Editors’ Note: Haddy Sowe is an alumna of LGBT-U, the program run by Freedom for All Americans to train tomorrow’s leaders in the LGBTQ non-discrimination movement.
Living in California, a state often ahead of the curve on issues relative to the LGBTQ community, one might think they would be much less likely to experience discrimination, especially since there are statewide non-discrimination protections in housing, employment, and public accommodations. However, Haddy Sowe says that even though it might not be evident, subtle discrimination still exists.
“When I went on the job hunt, a lot of the work near the top of my resume was work I’d done in the LGBTQ community, specifically a couple of years that I’d spent at the Los Angeles LGBT Center as a youth advocate,” she explained. “When I would go into interviews, the interviewers would blow right by that and start asking about other work experiences. I had to feature it because it was the work I’d been doing. It’s something I became very conscious of.”
Eventually, Haddy attained the position she works at today — Program Director, Youth & Teen at the West Valley YMCA in Los Angeles.. Ironically, it was the very work she’d done in the LGBTQ community that helped her land the job.
As a West African immigrant who is a member of the LGBTQ community, Haddy has a unique
perspective on how she approaches her work.
“I feel like I came into the world with three strikes,” she says. “I feel like the different oppressions change sometimes for me as a black, African, gay woman. I try and control the controllables, the oppression changes, but I don’t, I can’t change myself. I can’t say, ‘I’m just going to bring the black side today, I’m just going to be West African today.’ I’ve had to almost be overly conscious of who I am. I navigate it by being visible —Every opportunity I’ve had, I have had to create, I had to seek it. Nothing has been given to me because of these ‘strikes’. More often than not, opportunities are not being made for us so I make the conscious choice to be visible in places where we are underrepresented. I became what I wanted to be. I am authentically myself in every space I enter.”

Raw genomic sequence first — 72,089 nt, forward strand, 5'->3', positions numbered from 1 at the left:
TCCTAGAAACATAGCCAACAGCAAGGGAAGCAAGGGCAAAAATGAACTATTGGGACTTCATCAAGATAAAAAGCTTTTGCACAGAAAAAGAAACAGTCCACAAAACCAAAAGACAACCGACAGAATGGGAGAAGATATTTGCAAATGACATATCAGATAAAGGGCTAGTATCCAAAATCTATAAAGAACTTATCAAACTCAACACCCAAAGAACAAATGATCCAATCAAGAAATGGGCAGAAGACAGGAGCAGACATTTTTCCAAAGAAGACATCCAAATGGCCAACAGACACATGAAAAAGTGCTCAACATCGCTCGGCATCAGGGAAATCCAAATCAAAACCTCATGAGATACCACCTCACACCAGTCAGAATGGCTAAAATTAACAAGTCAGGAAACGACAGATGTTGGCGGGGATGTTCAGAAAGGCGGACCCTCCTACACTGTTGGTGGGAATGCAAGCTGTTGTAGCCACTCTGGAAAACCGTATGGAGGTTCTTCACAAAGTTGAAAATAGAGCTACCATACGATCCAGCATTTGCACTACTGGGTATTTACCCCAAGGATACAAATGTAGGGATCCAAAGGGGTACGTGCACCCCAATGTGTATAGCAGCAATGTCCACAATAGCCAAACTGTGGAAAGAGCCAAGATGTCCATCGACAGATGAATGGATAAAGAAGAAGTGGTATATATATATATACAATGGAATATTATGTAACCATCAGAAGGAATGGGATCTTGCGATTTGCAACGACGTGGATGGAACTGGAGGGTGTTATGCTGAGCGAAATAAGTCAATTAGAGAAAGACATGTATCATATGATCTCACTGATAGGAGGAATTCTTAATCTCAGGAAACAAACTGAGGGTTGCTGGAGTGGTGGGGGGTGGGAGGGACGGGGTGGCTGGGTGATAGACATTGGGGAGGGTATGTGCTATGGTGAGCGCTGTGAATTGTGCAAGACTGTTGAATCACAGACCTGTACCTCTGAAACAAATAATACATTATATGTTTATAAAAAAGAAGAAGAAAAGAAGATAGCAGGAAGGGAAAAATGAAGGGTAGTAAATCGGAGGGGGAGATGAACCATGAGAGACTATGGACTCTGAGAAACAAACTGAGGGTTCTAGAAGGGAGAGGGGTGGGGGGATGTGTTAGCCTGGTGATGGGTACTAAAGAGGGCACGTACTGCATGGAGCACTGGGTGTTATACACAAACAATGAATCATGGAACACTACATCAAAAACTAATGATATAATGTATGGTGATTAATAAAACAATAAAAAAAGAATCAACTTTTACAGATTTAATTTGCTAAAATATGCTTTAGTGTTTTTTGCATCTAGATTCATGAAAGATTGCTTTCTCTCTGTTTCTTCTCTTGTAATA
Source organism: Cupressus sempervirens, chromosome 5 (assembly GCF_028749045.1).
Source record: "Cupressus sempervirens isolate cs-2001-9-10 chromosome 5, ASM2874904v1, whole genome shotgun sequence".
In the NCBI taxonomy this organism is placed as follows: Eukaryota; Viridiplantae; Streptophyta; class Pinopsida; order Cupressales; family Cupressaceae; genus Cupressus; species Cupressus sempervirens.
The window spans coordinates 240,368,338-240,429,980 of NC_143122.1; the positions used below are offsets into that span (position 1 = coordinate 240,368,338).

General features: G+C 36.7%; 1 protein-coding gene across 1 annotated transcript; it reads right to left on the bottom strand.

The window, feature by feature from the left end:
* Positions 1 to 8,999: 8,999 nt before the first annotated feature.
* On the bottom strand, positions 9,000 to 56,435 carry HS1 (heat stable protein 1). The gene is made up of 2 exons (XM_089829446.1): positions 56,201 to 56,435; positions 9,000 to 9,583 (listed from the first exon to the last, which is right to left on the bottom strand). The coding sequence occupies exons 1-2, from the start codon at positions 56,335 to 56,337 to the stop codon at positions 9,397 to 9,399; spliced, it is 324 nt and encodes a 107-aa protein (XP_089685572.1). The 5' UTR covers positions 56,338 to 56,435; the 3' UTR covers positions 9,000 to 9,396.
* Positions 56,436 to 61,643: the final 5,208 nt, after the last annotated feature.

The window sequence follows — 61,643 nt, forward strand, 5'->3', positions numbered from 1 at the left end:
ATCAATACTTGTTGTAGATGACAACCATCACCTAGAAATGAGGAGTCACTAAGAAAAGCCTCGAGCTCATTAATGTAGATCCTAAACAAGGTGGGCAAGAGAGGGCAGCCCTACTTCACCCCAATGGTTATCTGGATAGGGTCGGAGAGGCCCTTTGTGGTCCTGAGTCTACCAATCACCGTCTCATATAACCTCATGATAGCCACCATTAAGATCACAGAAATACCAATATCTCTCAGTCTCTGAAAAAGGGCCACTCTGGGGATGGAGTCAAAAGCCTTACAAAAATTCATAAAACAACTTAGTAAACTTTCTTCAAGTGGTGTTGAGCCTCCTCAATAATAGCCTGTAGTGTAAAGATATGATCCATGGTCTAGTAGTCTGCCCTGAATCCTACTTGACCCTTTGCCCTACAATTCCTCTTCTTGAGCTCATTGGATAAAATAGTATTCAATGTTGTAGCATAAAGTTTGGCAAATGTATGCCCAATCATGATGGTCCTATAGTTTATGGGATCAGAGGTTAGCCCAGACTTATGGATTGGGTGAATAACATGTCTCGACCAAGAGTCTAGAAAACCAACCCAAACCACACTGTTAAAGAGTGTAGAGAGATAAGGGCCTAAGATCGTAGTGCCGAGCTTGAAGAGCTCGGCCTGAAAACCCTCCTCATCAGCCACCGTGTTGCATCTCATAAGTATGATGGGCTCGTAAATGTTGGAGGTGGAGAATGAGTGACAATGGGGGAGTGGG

Haddy’s home country of Gambia does not have any non-discrimination policies in place, and it is in part because of this that she has continued to be a fierce advocate.
“I moved here when I was 9. I knew before I moved here that I was gay, and that it was ‘wrong’ in my country. I’ve taken a stance to start to talk about the discrimination issues there, if I can be an inspiration or an example to a Gambian girl or boy about how to live openly and accept yourself, I certainly want to do that.”
Although Haddy has done work as an advocate for LGBTQ people, it was only through the experience of LGBT University’s Apprenticeship program that she was able to gain an understanding of the importance of the LGBTQ non-discrimination movement for the first time.
LGBT University, or LGBT-U, is Freedom for All Americans’ educational program aimed at training the next wave of leaders in the movement for LGBTQ non-discrimination. Through leadership training, skill-building, and hands-on campaign experience, a cohort of apprentices are taken through the steps of building and maintaining a successful campaign. Only a handful of applicants are chosen, with many going on to attain significant jobs in or tangential to the LGBTQ non-discrimination movement; past alumni have been recruited by the ACLU, Equality California, and by Freedom for All Americans itself.
“Being given the opportunity to be chosen from hundreds of applicants, being able to sit with my peers from all different walks of life and talk about non-discrimination issues was important to see: how it was done, and all the moving parts, and to be forced to work together and learn different working styles. It helped me prepare for the work I’m doing now.”
In addition to learning more about the importance of non-discrimination issues, Haddy says the program also set her up for success in her personal and professional lives.
“One of the biggest takeaways was it helped me gain skills and knowledge on how to present myself in the professional world, and know it’s ok to ask for what I deserve and to ask for what I need. I feel I leveled up in my professional life; my career trajectory just shot up.”
Most importantly, Haddy says her time at LGBT-U made her aware that there is still much progress to be made in securing protections for all LGBTQ people, and she is excited to contribute to that work.
“[The experience] opened up my eyes that there is still work to be done, even within our own community, to make sure everyone’s being heard and thought of. I’m working with our future, and I need to make sure the things I learned, I’m able to bring to a generation of new leaders who need to know these things. I’ve gained the knowledge to be able to be a better advocate, and now, everything’s
come full circle for me.”